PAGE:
Study: Early Evaluation of Nutritional Status Needed to Provide Support, Decrease Risk of Malnutrition in Cancer Patients


Study shows that upon hospital admission for cancer, many patients already have a high prevalence of malnutrition per Global Leadership Initiative on Malnutrition criteria.

Findings presented at the European Society of Modern Oncology 2020 showed that upon hospital admission for cancer, patients already demonstrated a high prevalence of malnutrition per Global Leadership Initiative on Malnutrition (GLIM) criteria, which was associated with the risk of developing a nosocomial infection (NI).

Dr. Martin Nuñez Abad, of the Medical Oncology Department, Hospital General Universitario Valencia in Valencia, Spain, and colleagues investigated the nutritional status of patients hospitalized for cancer to determine the prevalence of malnutrition according to GLIM criteria and to determine the association between malnutrition with the risk of NI and length of hospital stay.

The study included 107 patients with a mean average of approximately 66 years of age, as well as 66.4% of the patients being male and 70.1% of patients with advanced disease. The patients were admitted to the oncology department of the General University Hospital of Valencia from November 2019 to March 2020, and nutritional status was evaluated within the first 48 hours after admission.

The researchers found that, on admission, 48 patients presented with severe malnutrition and 19 patients had moderate malnutrition per GLIM criteria. In addition, 77 patients also presented with dynapenia and 18 patients had sarcopenia.

During a mean hospital stay of 13.9 days, 43 patients developed an NI, which were primarily respiratory tract infections in 26 patients. Patients developing an NI had significantly lower weight, body mass index, and fat free mass index than the overall patient cohort, but phase angle was not lower, according to the study authors.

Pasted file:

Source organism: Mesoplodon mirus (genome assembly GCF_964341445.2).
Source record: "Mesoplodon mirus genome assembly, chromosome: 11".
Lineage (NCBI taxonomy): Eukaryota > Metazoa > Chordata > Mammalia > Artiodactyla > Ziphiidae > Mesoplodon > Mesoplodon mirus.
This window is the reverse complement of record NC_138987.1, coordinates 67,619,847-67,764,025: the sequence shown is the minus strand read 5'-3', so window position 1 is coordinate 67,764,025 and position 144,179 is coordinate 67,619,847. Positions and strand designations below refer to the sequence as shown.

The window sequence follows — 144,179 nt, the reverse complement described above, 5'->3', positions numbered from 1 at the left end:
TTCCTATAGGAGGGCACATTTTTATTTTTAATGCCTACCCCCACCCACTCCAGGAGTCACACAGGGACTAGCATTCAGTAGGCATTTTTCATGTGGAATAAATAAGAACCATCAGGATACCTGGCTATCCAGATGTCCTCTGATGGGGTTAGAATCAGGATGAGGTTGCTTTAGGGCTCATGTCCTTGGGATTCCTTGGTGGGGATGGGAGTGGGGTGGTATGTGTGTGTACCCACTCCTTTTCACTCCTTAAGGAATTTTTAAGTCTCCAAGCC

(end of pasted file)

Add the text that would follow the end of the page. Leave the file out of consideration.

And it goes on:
NI occurred in 42.1% of patients with moderate malnutrition and 52.1% patients with severe malnutrition compared with 10 infections in 25% of patients without signs of malnutrition. The incidence of NI was highest in patients with sarcopenia compared with 36% in the hospitalized patients overall. Further, the length of hospital stay was prolonged in patients with NI compared with patients overall, with a mean length stay of 18.6 days versus 10.8 days, respectively.

The study authors concluded that the prevalence of malnutrition in patients hospitalized for cancer is high. Additionally, malnutrition per GLIM criteria and sarcopenia are associated with a high risk of NI.

An adequate nutritional evaluation was suggested by the study authors, which is essential for a timely implementation of nutritional support to avoid malnutrition, sarcopenia, and to decrease NI.


Nuñez Abad M, Garrido Gallego J, Iranzo V, et al. Impact of malnutrition according to the GLIM criteria in cancer patients admitted to hospital. ESMO Virtual Congress 2020. Published September 21, 2020. Accessed September 24, 2020.

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